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The Postman Always Rings Twice (1946)

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A married woman and a drifter fall in love, then plot to murder her husband. Once the deed is done, they must live with the consequences of their actions.

Director:

Tay Garnett

Writers:

Harry Ruskin (screen play), Niven Busch (screen play) | 1 more credit »
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Cast

Complete credited cast:
Lana Turner ... Cora Smith
John Garfield ... Frank Chambers
Cecil Kellaway ... Nick Smith
Hume Cronyn ... Arthur Keats
Leon Ames ... Kyle Sackett
Audrey Totter ... Madge Gorland
Alan Reed ... Ezra Liam Kennedy
Jeff York ... Blair
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Storyline

Nick Smith, the middle-aged proprietor of a roadside restaurant, hires drifter Frank Chambers as a handyman. Frank eventually begins an affair with Nick's beautiful wife Cora, who talks Frank into helping her kill Nick, by "accident." But the best laid plans...... Written by Jim Beaver <jumblejim@prodigy.net>

Plot Summary | Add Synopsis

Taglines:

Lana Turner. John Garfield. M-G-Marvelous! See more »


Certificate:

Not Rated | See all certifications »

Parents Guide:

View content advisory »
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Details

Country:

USA

Language:

English

Release Date:

14 October 1946 (Sweden) See more »

Also Known As:

El cartero llama dos veces See more »

Filming Locations:

Laguna Beach, California, USA See more »

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Box Office

Gross USA:

$8,330,000, 31 December 1946
See more on IMDbPro »

Company Credits

Production Co:

Metro-Goldwyn-Mayer (MGM) See more »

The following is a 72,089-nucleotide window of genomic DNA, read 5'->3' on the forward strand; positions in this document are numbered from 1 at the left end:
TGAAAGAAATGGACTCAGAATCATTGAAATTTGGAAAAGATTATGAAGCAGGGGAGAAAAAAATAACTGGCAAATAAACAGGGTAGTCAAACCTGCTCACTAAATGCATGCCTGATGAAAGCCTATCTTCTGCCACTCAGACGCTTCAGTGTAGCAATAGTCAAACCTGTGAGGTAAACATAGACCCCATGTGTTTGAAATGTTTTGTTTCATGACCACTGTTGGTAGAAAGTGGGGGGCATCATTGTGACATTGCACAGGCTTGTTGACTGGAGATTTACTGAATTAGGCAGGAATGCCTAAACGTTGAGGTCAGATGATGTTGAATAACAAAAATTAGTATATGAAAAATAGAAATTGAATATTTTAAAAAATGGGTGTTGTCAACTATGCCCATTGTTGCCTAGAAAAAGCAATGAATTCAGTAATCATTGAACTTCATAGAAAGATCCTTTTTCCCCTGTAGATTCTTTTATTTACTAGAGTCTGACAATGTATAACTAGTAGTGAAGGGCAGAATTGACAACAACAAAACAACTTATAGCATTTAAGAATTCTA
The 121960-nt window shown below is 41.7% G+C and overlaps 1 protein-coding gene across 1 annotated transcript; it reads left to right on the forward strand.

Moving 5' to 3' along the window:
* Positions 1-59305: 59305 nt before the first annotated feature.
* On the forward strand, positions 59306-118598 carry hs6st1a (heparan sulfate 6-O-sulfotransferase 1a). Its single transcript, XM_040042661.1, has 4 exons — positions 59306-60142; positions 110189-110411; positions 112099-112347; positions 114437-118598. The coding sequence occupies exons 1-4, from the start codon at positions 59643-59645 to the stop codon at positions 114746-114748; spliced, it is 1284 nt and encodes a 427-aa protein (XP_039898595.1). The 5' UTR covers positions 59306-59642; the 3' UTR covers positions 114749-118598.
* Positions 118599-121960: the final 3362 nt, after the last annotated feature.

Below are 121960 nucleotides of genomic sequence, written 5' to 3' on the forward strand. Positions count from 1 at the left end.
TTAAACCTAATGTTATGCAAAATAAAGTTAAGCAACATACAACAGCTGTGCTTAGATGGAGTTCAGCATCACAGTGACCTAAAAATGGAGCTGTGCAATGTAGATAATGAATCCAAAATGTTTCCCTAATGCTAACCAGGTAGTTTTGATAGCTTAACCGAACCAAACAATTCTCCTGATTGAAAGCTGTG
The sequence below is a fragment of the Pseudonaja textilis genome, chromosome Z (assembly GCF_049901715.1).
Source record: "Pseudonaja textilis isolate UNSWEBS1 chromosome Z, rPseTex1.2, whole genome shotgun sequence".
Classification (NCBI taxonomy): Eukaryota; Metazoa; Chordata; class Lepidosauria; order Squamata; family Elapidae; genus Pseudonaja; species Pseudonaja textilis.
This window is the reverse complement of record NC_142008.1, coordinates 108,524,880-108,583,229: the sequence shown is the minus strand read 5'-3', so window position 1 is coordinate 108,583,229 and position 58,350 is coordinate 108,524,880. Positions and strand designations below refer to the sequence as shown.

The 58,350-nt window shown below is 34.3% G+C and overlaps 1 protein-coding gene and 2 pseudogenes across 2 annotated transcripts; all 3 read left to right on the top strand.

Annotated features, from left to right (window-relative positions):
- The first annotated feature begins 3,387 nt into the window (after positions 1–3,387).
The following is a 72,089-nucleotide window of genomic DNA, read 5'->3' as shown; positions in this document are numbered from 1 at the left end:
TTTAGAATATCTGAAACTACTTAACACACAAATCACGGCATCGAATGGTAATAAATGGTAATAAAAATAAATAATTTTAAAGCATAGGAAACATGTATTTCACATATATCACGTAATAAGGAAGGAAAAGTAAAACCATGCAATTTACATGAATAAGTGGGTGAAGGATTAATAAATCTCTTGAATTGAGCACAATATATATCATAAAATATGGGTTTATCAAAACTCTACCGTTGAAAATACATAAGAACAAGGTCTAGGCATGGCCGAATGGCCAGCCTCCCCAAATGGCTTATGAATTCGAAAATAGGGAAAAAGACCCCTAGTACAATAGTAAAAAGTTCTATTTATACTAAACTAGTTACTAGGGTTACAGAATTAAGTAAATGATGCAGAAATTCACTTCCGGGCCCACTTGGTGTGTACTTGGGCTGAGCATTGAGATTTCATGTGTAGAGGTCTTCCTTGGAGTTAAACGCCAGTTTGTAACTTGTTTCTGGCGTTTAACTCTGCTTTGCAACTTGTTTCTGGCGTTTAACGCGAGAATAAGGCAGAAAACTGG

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Technical Specs

Runtime:

Sound Mix:

Mono (Western Electric Sound System)

Aspect Ratio:

1.37 : 1
See full technical specs »
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Did You Know?

Trivia

Gregory Peck was considered for the role of Frank Chambers. See more »

Goofs

14 minutes into the movie, when Frank Chambers and Cora Smith begin dancing to a rumba record that Nick Smith puts on the jukebox -- as the pair are slowly dancing towards screen-left, Lana Turner's face breaks-up suddenly into a huge broad smile. Her eyes are looking into John Garfield's' the whole time. Turner tries to control herself as they move into a shadow, but by the time she comes out of the shadow she is obviously laughing at something that John Garfied has either whispered, or maybe a face that he has pulled at her [as the back of his head is towards the camera we do not know for sure?]. But Lana was definitely not supposed to be laughing because in the next cut the pair both have extremely serious faces again. See more »

Quotes

[Arthur Keats enters, closes the door]
Cora Smith: If it's the last thing I do, I'll put you out of business. There must be a law, even for lawyers.
Arthur Keats: Of course you know the district attorney fooled you into that confession, don't you? And you fell for it, both of you.
[small hrmph]
Arthur Keats: He planned to get you working against each other. Don't you see?
Cora Smith: You bet I see.
[turning to Frank]
Cora Smith: So when Sackett couldn't get anything out of me, he started in on you, and right away you turned yellow.
Arthur Keats: Yellow? Yellow is a color ...
[...]
See more »

Crazy Credits

Ending credits are shown over the hardcover book of the same name. See more »

Connections

Referenced in Ein Mann für jede Tonart (1993) See more »

Soundtracks

There is a Tavern in the Town